Even the xice3 for winters I use have better grip than the energy tires.


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Ouch - that's a huge reduction in fuel economy. Are there any other options? I haven't felt unsafe in the OEM Michelins, and I attribute some of it to getting used to the Ioniq's personality.

So instead of an UHP all-season, go with HP or a touring model?

The energy tires from Michelin are quite bad. I switched to as3+ but lots significant range. From 250km in summer I lost 20% range and now barely get 200km on a full charge.

Even the xice3 for winters I use have better grip than the energy tires.


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Ouch - that's a huge reduction in fuel economy. Are there any other options? I haven't felt unsafe in the OEM Michelins, and I attribute some of it to getting used to the Ioniq's personality.

So instead of an UHP all-season, go with HP or a touring model?
Yep in hindsight I should have gotten the Pirelli P7 or the Michelin Premiers.

The energy tires are quite bad in rain. I suppose it depends on how one drives. We are generally not concerned with getting the best economy.


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I might try the Nokian eNTYRE model. The price isn't bad, and it's supposed optimized for hybrid vehicle applications.

The blog article is from a few years back: https://www.bmwblog.com/2015/04/25/nokian-entyre-2-0-next-generation-premium-all-season-tire/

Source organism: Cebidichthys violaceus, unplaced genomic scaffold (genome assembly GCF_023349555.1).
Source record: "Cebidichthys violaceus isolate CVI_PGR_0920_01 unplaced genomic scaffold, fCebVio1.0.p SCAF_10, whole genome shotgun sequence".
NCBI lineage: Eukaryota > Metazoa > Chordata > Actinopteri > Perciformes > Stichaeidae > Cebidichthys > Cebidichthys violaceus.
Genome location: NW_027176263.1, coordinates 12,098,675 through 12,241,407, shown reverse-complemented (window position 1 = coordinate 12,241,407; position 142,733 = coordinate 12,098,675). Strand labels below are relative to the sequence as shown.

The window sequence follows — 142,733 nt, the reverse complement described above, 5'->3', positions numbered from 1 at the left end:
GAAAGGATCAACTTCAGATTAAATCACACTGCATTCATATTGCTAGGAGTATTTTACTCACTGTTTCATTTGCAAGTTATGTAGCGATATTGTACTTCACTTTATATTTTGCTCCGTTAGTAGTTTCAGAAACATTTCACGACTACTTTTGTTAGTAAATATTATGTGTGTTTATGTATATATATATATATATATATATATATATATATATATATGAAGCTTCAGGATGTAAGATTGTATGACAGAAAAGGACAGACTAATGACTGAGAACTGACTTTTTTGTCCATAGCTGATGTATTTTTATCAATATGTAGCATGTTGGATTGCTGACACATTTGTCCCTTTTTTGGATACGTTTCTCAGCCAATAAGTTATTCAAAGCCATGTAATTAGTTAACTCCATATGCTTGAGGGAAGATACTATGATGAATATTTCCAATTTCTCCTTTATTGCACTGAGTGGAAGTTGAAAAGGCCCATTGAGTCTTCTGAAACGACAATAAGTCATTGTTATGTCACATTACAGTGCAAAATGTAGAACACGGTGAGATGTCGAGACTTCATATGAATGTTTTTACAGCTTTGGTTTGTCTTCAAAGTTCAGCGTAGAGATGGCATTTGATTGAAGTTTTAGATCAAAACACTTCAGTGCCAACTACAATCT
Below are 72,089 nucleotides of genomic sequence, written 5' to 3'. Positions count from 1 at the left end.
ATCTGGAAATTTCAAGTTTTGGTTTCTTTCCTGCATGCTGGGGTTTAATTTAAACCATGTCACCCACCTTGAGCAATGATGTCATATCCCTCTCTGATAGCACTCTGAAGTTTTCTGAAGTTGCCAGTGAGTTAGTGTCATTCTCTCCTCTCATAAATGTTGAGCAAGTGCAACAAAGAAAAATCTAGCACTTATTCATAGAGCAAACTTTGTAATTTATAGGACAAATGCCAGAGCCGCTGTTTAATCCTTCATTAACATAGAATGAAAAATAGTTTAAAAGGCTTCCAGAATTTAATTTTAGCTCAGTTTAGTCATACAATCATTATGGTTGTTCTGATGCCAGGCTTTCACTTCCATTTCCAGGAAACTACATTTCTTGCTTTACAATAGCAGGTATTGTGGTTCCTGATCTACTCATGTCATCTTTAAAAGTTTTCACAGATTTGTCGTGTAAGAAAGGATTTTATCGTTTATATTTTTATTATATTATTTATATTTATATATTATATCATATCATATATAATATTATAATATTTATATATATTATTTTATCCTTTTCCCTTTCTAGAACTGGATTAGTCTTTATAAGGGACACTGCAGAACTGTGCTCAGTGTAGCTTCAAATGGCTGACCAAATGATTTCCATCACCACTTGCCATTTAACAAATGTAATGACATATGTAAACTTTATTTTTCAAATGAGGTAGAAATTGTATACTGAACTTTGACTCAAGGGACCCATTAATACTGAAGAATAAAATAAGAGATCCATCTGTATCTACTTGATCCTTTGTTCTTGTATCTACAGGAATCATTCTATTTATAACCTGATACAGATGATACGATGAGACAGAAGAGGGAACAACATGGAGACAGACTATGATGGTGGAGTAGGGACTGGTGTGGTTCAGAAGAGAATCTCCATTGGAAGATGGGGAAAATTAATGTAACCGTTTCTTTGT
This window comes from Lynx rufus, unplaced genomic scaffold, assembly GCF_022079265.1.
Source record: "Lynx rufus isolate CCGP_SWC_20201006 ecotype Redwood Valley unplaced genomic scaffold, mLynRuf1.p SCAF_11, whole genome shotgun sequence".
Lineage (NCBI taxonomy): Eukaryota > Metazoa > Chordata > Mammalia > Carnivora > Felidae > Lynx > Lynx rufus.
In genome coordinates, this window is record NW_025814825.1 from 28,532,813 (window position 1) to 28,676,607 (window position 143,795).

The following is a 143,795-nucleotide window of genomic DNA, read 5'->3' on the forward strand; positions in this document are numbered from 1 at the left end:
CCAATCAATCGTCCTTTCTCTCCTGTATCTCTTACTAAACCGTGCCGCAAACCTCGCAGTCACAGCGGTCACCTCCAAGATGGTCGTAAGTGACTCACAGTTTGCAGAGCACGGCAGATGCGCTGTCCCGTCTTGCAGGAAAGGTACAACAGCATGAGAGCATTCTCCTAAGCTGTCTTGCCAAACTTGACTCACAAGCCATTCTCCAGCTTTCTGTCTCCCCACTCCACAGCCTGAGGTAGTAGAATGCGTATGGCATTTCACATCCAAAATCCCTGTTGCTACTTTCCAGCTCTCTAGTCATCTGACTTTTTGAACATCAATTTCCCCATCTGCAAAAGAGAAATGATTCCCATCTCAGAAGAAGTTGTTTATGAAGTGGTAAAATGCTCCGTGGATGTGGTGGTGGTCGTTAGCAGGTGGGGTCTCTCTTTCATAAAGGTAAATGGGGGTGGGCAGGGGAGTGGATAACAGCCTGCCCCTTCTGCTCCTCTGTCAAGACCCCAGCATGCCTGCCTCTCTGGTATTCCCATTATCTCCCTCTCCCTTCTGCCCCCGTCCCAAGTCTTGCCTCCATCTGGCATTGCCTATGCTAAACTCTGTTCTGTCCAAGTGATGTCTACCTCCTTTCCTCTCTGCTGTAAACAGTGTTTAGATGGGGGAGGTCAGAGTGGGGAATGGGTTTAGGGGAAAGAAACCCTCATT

These tires will also be produced in the US at Nokian's new factory.
Good find, those are pretty inexpensive and have a few good reviews on discount tire. Not sold through tire rack though, to gain a larger sample size.
 

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The OEM Michelin Energy Saver tires are unsafe in my opinion, especially in wet braking situations. Buth my wife and I, and a colleague who bought an ioniq have experienced skidding when braking instead of stopping. I ordered a pair of vredenstein tires from tire rack and will be installing the shortly. However, I am now truly concerned about losing a bunch of range, I guess we will see.
 

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I threw snow tires on (Cooper) about a month ago, and my range decreased by about 30 miles, but I think most of that is due to the amount of ICE run time either remote started, or heating the cabin.
 

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I'm here to say not only did my OEM Michelin Green X tires not skid. They also perform very well on unplowed country roads with 2" of snow.
 

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We recently had about 10-ish cms in Toronto. As my winter tire setup wasn't available (nor the appointment), I had to go out in the OEM Michelins.

Colour me shocked, but they did a decent job in the slush and not too bad in the packed snow! After getting a feel for the car's handling in the wet stuff, I only swung wide once in the packed snow. In the the slushy parts, I was able to stop confidently and with minimal drama.

That said, I can't wait for my Continental Vikings to be installed.